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What’s the value of conflict free advice?

By: Frank Armstrong

By: Frank Armstrong, III, CFP, AIFA

Whenever conflicts of interest exist you can be sure that some people will take advantage of them.

The pension consulting business has a laundry list of possible conflicts: Pay to play, proprietary products, revenue sharing, and commissions to name just a few. Disclosure is almost nonexistent, and fiduciaries are generally inept. In theory, pensions are subject to extensive oversight, but legislation and regulatory enforcement badly lag the situation on the ground. With both regulators and plan sponsors asleep at the switch, its hard to imagine a more target rich environment for a sales organization.

For plan sponsors, the Gordian knot is a simple exercise compared to untangling the conflicts embedded in a bundled product pension solution. And half of pension consultants receive compensation from the managers that they recommend. So, it shouldnt be a big surprise that those conflicts impact both price and performance in a meaningful way.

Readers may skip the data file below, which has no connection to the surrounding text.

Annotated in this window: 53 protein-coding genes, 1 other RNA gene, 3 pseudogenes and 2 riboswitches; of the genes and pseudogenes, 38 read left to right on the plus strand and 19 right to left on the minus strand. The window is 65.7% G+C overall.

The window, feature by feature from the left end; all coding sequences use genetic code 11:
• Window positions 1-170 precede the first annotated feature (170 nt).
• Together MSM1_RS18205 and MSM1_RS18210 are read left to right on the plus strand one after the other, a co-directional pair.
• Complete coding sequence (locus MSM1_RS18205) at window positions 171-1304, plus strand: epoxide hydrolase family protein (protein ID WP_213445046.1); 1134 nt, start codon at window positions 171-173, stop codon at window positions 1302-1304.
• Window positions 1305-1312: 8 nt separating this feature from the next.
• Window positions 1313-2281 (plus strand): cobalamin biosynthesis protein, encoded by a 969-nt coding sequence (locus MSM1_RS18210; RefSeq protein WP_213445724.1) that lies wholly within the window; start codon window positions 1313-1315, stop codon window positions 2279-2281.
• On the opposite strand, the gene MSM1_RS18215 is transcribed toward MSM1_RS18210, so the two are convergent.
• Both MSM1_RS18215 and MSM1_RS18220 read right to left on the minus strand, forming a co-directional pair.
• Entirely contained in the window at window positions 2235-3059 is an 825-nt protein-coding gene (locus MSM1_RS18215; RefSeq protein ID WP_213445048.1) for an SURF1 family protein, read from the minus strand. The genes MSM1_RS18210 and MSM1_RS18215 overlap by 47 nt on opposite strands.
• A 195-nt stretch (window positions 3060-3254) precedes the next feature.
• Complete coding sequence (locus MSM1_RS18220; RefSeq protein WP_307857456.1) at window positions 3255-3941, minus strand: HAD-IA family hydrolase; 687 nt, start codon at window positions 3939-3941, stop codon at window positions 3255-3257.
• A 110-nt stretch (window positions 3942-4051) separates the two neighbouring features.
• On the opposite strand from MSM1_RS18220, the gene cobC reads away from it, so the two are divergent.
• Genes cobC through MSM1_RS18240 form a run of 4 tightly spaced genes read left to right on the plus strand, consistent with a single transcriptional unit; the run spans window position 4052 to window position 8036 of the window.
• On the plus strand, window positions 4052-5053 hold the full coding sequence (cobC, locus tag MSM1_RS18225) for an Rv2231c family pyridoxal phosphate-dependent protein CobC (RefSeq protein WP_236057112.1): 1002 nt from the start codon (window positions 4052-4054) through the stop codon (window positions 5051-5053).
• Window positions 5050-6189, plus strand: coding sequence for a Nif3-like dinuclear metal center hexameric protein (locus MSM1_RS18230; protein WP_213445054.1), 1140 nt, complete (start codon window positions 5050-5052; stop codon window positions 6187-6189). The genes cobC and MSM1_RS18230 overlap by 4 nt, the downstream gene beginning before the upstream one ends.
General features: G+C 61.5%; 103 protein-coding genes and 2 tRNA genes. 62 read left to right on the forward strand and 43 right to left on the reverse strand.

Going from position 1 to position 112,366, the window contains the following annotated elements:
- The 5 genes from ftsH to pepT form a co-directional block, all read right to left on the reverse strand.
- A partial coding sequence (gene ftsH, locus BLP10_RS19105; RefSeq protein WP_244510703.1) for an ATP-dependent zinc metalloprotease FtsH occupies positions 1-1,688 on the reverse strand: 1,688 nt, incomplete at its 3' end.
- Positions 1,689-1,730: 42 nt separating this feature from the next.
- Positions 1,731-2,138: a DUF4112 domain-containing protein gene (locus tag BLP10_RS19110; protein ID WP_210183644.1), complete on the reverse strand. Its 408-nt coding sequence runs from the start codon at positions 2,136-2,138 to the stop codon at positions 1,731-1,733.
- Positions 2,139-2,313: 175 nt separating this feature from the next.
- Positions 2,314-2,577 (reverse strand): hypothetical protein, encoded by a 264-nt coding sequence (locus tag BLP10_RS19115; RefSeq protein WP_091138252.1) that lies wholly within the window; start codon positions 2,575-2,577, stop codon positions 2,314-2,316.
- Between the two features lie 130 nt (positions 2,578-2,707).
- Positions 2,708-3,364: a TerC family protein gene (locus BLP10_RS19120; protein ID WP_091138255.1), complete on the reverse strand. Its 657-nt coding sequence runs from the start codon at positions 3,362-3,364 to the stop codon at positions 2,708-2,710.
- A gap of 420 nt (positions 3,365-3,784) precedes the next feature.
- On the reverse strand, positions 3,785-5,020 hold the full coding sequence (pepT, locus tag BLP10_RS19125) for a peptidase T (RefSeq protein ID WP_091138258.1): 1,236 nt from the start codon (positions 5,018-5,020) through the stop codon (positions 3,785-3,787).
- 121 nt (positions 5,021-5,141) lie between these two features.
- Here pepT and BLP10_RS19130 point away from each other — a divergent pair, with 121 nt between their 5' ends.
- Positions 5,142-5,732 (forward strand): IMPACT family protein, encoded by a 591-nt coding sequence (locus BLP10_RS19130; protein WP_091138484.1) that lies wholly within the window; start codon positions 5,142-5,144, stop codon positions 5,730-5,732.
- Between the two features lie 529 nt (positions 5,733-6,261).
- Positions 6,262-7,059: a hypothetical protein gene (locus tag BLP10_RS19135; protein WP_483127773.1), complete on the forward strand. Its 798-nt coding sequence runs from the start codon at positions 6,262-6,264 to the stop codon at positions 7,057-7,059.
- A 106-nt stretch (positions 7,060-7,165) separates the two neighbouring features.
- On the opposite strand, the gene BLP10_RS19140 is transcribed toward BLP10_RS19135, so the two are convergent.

But, is there an expected return on conflict free advice? The United States Government Accountability Office (GAO) thinks so. A report, PRIVATE PENSIONS: Conflicts of Interest Can Affect Defined Benefit and Defined Contribution Plans was issued in conjunction with Congressional testimony. The report finds that on average, pensions receiving conflicted advice suffered rates of return 1.2% to 1.3% per year lower than pensions receiving conflict free advice.

An annual loss of 1.2% may not sound like much, but over the life of a defined benefit plan (DB), or over the career of a participant in a 401(k) plan, those compounded losses are substantial. For the DB plan the shortfalls translate into huge additional funding costs, while for the 401(k) participant the accumulated loss can easily amount to a 30-45% difference in lifetime income after retirement.

A core principle of fiduciary standards is that its never prudent to waste beneficiaries money. Tolerating undisclosed conflicts of interest, excessive costs and/or sustained underperformance are breaches of fiduciary duty that subject the plan sponsor to personal liability. The GAO report shows that conflicted advice leads to predictable, measurable, non-trivial performance shortfalls which no prudent fiduciary should tolerate.

Of course, there is an alternative to business as usual on Wall Street. A plan sponsor might opt for unbundled solutions, hire an independent fiduciary consultant and demand full disclosures of any remaining conflicts.